‘You have dumbfounded me. I don’t know what to answer. You have views, I know, as to prison treatment. Will you sketch them? Will you talk on, while I try to bring my scattered wits to a focus?’

‘Certainly I will. Let me, in the first instance, recall to you a few words of your own. They ran somewhat in this fashion: Is not the man of praetical genius the man who is most apt at solving the little problems of resourcefulness in life? Do you remember them?’

‘Perhaps I do, in a cruder form.’

‘They attracted me at once. It is upon such a postulate I base my practice. Their moral is this:

To know the antidote the moment the snake bites. That is to have the intuition of divinity. We shall rise to it some day, no doubt, and climb the hither side of the new Olympus. Who knows?

Over the crest the spirit of creation may be ours.’

I nodded, still at sea, and the other went on with a smile:

‘I once knew a world-famous engineer with whom I used to breakfast occasionally. He had a patent egg-boiler on the table, with a little double-sided ladle underneath to hold the spirit. He complained that his egg was always undercooked. I said, “Why not reverse the ladle so as to bring the deeper cut uppermost?” He was charmed with my perspicacity. The solution had never occurred to him. You remember, too, no doubt, the story of Coleridge and the horse collar. We aim too much at great developments. If we cultivate resourcefulness, the rest will follow. Shall I state my system in nuce? It is to encourage this spirit of resourcefulness.’

‘Surely the habitual criminal has it in a marked degree?’

‘Yes; but abnormally developed in a single direction. His one object is to out-manoeuvre in a game of desperate and immoral chances. The tactical spirit in him has none of the higher ambition. It has felt itself in the degree only that stops at defiance.’

‘That is perfectly true.’

‘It is half self-conscious of an individuality that instinctively assumes the hopelessness of a recognition by duller intellects. Leaning to resentment through misguided vanity, it falls “all oblique”. What is the cure for this? I answer, the teaching of a divine egotism. The subject must be led to a pure devotion to self What he wishes to respect he must be taught to make beautiful and interesting. The policy of sacrifice to others has so long stunted his moral nature because it is a hypocritical policy. We are responsible to ourselves in the first instance; and to argue an eternal system of blind self-sacrifice is to undervalue the fine gift of individuality. In such he sees but an indefensible policy of force applied to the advantage of the community. He is told to be good— not that he may morally profit, but that others may not suffer inconvenience.’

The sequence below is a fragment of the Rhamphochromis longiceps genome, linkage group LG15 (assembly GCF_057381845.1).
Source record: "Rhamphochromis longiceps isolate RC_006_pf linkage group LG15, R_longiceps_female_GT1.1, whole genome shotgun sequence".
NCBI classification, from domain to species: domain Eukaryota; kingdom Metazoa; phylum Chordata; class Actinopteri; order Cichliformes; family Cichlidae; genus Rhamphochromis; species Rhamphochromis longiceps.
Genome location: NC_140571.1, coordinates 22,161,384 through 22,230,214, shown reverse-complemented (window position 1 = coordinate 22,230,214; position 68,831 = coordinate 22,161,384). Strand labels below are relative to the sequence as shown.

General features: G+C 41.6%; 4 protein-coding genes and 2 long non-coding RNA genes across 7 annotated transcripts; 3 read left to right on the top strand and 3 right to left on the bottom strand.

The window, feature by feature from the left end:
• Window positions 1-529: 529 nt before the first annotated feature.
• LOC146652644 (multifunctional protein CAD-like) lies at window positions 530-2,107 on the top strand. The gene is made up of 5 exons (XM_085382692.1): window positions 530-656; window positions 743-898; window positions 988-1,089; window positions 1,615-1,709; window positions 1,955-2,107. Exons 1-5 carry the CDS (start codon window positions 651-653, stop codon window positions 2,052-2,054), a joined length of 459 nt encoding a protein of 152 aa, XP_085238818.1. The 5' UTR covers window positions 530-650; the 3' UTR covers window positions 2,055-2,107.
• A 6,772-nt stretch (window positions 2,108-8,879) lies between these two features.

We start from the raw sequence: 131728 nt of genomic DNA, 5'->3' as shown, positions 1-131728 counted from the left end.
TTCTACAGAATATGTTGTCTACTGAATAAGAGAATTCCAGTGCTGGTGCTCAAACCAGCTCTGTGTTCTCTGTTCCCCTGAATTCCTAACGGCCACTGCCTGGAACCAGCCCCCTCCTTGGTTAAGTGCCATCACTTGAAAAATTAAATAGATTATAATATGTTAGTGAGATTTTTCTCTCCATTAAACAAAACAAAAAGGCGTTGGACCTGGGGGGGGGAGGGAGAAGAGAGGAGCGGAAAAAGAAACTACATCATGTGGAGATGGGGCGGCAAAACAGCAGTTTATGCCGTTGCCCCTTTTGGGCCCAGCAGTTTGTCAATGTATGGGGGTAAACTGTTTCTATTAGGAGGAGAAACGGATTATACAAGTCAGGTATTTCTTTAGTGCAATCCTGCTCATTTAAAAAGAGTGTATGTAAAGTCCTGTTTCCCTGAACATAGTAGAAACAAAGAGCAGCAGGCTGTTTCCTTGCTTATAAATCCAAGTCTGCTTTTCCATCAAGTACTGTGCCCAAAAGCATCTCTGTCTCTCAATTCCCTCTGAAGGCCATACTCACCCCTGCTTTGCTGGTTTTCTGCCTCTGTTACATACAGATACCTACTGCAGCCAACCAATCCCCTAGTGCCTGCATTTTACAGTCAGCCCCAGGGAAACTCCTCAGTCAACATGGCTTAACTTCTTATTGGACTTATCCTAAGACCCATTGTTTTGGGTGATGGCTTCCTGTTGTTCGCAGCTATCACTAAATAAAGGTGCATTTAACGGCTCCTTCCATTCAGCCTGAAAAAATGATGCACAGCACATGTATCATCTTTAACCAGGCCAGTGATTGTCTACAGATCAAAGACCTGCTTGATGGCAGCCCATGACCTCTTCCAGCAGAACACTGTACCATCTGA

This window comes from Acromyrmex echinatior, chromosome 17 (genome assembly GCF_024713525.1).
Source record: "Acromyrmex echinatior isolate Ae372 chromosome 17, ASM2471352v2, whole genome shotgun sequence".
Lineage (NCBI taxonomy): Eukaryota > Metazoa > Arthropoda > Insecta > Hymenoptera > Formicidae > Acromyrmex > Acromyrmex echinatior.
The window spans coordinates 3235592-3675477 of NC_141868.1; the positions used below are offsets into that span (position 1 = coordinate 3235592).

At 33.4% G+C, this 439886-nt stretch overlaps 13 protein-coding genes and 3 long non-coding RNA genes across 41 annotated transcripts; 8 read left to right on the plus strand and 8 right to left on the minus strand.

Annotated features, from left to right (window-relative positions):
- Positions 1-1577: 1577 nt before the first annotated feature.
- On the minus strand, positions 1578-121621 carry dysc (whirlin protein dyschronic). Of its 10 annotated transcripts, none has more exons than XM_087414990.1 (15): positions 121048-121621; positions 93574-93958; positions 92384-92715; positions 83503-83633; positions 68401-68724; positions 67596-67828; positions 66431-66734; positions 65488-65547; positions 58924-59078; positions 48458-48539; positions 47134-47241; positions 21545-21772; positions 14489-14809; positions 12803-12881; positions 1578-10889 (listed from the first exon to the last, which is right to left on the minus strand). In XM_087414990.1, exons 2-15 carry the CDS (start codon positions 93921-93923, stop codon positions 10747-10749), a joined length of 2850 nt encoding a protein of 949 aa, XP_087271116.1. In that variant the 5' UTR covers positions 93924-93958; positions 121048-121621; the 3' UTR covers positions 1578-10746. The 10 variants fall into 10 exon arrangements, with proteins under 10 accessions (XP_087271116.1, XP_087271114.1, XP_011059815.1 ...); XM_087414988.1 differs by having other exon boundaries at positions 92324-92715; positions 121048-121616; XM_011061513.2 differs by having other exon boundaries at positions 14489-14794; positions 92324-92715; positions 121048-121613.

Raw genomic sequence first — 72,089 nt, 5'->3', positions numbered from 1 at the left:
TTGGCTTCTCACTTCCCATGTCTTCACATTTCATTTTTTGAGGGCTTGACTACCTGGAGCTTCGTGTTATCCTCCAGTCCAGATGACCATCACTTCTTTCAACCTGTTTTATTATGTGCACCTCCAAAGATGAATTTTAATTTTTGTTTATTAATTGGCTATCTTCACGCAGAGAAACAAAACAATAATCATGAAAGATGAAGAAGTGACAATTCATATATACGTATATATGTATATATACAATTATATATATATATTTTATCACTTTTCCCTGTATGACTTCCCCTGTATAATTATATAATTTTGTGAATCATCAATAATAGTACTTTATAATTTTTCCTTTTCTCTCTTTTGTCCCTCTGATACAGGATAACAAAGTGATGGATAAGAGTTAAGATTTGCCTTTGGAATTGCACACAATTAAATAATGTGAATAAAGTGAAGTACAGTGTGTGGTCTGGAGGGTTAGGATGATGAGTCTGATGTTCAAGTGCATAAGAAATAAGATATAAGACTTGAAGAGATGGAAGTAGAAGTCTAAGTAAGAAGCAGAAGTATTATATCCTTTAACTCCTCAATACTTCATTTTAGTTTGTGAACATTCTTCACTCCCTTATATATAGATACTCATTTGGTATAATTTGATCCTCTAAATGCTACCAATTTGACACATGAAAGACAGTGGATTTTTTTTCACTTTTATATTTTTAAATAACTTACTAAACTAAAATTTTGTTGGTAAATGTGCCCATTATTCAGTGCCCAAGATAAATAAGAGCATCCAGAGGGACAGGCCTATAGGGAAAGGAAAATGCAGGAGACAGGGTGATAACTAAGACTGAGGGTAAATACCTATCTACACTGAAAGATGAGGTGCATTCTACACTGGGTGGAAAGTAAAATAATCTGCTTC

I was beginning to grasp, through my confusion, a certain clue of meaning in my visitor’s rapid utterance. The stranger spoke fluently, but in the dry, positive voice that characterizes men of will.

‘Pray go on,’ I said; ‘I am digesting in silence.’

‘We must endeavour to lead him to respect of self by showing him what his mind is capable of.

I argue on no sectarian, no religious grounds even. Is it possible to make a man’s self his most precious possession? Anyhow, I work to that end. A doctor purges before building up with a tonic. I eliminate cant and hypocrisy, and then introduce self-respect. It isn’t enough to employ a man’s hands only. Initiation in some labour that should prove wholesome and remunerative is a redeeming factor, but it isn’t all. His mind must work also, and awaken to its capacities. If it rusts, the body reverts to inhuman instincts.’

‘May I ask how you—?’

‘By intercourse—in my own person or through my officials. I wish to have only those about me who are willing to contribute to my designs, and with whom I can work in absolute harmony.

All my officers are chosen to that end. No doubt a dash of constitutional sentimentalism gives colour to my theories. I get it from a human trait in me that circumstances have obliged me to put a hoarding round.’

‘I begin to gather daylight.’

‘Quite so. My patients are invited to exchange views with their guardians in a spirit of perfect friendliness; to solve little problems of practical moment; to acquire the pride of self-reliance.

We have competitions, such as certain newspapers open to their readers in a simple form. I draw up the questions myself. The answers give me insight into the mental conditions of the competitors. Upon insight I proceed. I am fortunate in private means, and I am in a position to offer modest prizes to the winners, Whenever such a one is discharged, he finds awaiting him the tools most handy to his vocation. I bid him go forth in no pharisaical spirit, and invite him to communicate with me. I wish the shadow of the gaol to extend no further than the road whereon it lies. Henceforth, we are acquaintances with a common interest at heart. Isn’t it monstrous that a state-fixed degree of misconduct should earn a man social ostracism? Parents are generally inclined to rule extra tenderness towards a child whose peccadilloes have brought him a whipping. For myself have no faith in police supervision. Give a culprit his term and have done with it. I find the majority who come back to me are ticket-of-leave men, ‘Have I said enough? I offer you the reversion of the post. The present holder of it leaves in a month’s time. Please to determine here and at once.’

‘Very good. I have decided,’

‘You will accept?’

‘Yes.’

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October 15, 2010. Tags: , , , , , , , . American Literature, English Literature, Entertainment, Fantasy, Fiction, Horror, Mystery, Popular Culture, Supernatural, Suspense. Comments off.